Casey would have normally, stayed in Memphis on a layover, but a fellow engineer was sick and he was asked to take the No. 1 along with its six cars back to Canton. The train was scheduled to arrive at 4:05am and, the delay of changing engineers had already a put him 95 minutes behind schedule.
See Casey had a reputation for being on time. He was so punctual, it was said that people set their watches by him. Jones was also recognized by his peers as one of the best engineers in the business. So he wouldn’t consider the option of being late, even if it was a foggy and rainy April morning.
He was traveling at 75 miles per hour and was entering a one and half mile left-hand curve. He was only twenty five miles away and he still had a chance of arriving on time. However, his view had been blocked within the curve and he couldn’t see the stalled cars that were on the track up ahead.
Jones reversed the throttle and slammed the air-brakes into an emergency stop, but the engine quickly plowed through a wooden caboose, a car load of hay, another of corn and half way through a car of timber before leaving the track. Legend holds that when Casey’s body was pulled from the wreckage, his hands still clutched the whistle cord and brake.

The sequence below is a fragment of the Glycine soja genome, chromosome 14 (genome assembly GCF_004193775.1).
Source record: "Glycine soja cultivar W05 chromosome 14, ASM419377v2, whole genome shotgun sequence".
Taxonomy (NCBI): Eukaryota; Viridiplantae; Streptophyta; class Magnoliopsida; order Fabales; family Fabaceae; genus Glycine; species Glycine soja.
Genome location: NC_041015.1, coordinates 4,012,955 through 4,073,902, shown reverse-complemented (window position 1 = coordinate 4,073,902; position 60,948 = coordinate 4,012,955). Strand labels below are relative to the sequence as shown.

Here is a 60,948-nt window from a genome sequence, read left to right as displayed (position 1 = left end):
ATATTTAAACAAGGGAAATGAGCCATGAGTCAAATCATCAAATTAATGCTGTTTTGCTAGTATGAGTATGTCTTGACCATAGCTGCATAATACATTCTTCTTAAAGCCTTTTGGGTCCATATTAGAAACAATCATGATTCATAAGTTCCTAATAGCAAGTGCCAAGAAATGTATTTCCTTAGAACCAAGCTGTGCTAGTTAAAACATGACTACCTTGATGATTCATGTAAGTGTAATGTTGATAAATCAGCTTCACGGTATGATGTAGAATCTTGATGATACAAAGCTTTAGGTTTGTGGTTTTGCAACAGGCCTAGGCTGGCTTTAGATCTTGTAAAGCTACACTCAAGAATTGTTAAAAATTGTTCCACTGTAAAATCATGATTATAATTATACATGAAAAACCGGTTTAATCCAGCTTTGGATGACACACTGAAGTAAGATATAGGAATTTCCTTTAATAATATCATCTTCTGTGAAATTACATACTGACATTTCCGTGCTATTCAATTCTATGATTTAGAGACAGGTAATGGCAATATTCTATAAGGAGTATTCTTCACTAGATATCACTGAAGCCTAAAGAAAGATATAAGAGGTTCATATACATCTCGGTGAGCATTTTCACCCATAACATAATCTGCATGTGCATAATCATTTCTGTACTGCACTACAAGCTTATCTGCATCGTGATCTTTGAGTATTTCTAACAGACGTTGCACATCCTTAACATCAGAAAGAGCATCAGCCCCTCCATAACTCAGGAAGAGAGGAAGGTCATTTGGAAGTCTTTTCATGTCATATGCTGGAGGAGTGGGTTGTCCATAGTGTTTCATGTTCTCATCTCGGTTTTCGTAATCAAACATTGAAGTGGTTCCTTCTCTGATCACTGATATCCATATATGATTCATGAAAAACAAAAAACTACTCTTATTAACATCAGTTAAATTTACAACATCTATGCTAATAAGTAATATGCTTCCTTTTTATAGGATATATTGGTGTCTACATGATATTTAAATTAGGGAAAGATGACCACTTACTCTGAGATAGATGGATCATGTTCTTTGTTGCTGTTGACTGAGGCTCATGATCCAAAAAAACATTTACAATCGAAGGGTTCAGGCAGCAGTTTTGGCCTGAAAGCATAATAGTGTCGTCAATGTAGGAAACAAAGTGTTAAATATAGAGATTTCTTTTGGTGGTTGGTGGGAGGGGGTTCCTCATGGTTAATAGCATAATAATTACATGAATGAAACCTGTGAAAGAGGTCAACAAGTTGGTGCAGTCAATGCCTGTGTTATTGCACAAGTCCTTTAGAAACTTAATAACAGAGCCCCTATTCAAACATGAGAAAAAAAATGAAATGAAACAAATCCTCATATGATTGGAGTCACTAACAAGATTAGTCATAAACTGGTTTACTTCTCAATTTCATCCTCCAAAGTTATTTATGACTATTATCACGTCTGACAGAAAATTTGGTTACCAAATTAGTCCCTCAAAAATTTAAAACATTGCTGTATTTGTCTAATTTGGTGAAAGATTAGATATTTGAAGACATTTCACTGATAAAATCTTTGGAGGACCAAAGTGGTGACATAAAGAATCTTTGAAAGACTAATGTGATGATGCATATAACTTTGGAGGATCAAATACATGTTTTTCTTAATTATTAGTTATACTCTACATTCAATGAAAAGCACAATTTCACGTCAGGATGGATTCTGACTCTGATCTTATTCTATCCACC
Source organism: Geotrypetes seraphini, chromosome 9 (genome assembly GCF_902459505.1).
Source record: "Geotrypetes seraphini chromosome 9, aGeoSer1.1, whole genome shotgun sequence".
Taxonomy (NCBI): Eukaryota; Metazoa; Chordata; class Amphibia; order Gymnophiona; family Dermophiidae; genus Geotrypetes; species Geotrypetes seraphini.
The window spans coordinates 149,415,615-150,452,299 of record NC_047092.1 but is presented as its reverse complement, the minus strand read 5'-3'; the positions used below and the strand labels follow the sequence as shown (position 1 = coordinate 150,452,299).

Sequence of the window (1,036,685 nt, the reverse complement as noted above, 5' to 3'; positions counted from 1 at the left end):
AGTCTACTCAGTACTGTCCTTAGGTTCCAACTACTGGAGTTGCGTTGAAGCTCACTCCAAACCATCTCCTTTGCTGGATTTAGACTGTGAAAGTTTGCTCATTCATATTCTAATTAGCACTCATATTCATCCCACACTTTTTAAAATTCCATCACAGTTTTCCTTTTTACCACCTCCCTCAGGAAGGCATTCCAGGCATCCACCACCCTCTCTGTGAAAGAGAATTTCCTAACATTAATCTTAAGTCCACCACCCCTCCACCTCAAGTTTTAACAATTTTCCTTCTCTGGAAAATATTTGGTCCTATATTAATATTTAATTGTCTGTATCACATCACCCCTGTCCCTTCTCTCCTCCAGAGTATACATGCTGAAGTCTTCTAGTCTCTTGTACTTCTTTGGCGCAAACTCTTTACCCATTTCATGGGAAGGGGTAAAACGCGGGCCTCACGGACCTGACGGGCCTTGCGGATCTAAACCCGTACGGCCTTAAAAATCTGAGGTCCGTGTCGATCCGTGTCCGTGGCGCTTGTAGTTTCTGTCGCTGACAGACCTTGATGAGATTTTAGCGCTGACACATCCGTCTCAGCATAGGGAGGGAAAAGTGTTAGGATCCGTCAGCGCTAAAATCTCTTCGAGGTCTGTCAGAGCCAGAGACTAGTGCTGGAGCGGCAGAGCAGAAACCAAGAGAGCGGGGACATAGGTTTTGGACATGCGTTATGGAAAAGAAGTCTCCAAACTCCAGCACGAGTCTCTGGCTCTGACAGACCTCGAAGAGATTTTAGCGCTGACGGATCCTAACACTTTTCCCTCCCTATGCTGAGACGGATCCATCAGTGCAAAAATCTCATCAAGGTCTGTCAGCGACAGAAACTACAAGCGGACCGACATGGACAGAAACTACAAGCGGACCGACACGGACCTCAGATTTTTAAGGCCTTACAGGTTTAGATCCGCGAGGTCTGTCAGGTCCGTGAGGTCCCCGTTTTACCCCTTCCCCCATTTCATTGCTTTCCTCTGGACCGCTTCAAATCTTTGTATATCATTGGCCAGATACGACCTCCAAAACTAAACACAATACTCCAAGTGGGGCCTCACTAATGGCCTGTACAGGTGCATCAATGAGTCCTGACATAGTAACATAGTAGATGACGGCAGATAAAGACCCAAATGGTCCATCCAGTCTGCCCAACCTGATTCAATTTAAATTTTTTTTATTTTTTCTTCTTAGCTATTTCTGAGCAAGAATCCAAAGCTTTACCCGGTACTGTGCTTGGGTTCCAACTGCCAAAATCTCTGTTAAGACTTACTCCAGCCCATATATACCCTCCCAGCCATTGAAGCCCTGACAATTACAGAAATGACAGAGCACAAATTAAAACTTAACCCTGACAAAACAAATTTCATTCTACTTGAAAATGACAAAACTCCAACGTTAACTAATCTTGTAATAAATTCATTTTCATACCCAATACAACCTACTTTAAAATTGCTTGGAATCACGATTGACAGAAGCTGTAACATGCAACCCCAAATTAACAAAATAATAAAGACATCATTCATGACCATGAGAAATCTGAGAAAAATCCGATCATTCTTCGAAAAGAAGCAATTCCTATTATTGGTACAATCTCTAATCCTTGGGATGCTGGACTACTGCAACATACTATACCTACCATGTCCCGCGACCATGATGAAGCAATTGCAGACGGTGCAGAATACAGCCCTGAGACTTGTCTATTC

However, this isn’t the story of Casey Jones and the Cannon Ball Express. It is a story that wouldn’t even begin until almost twenty years later.
I remember as a child going to the Kiddy Land section of the Birmingham Fairgrounds and seeing the old 4018 located under a large canopy. We would see it every time that we visited the fair or happen to pass by the grounds. I never knew its story, just that it was an old train located that the fairgrounds for some reason. It was kind of cool. I bet that you didn’t have a steam locomotive parked inside your fairgrounds.
The 4018 is a class USRA Light 2-8-2 “Mikado” steam locomotive. These locomotives were called “war babies” because they were part of the build-up ordered through the United States Railroad Administration during World War I.
The No. 4018 was constructed in October 1919 and designed by the Lima Locomotive Works of Lima, Ohio for the Pennsylvania Railroad. The overall length of the engine and tender is almost 82 feet long, and it stands 19 feet tall. It was sold to the St Louis and San Francisco Railway in 1923 and spent much of the next three decades carrying transport between Bessemer and Birmingham.
Steam engines were phased out in favor of diesel locomotives in the mid-20th century. The 4018 was the last steam locomotive to operate on any part of the Frisco Railway and quite possibly the last to operate within the Birmingham metro area.
At the request of Mayor J. W. Morgan, the locomotive was saved from the scrap-yard and given a full cosmetic overhaul before making its final five-mile run to Birmingham. It went on display at the Alabama State Fairgrounds in 1952. Then in 2009 it was moved to its present location at Sloss Furnaces.
I took this photograph several years ago, and was recently playing around with the picture in Elements and Fractalius. I wanted to create the impression on an out of control runaway train. The truth is that the only ride that this train has been on in the past sixty years was on the back of an eighteen wheeler across town, and it took three days.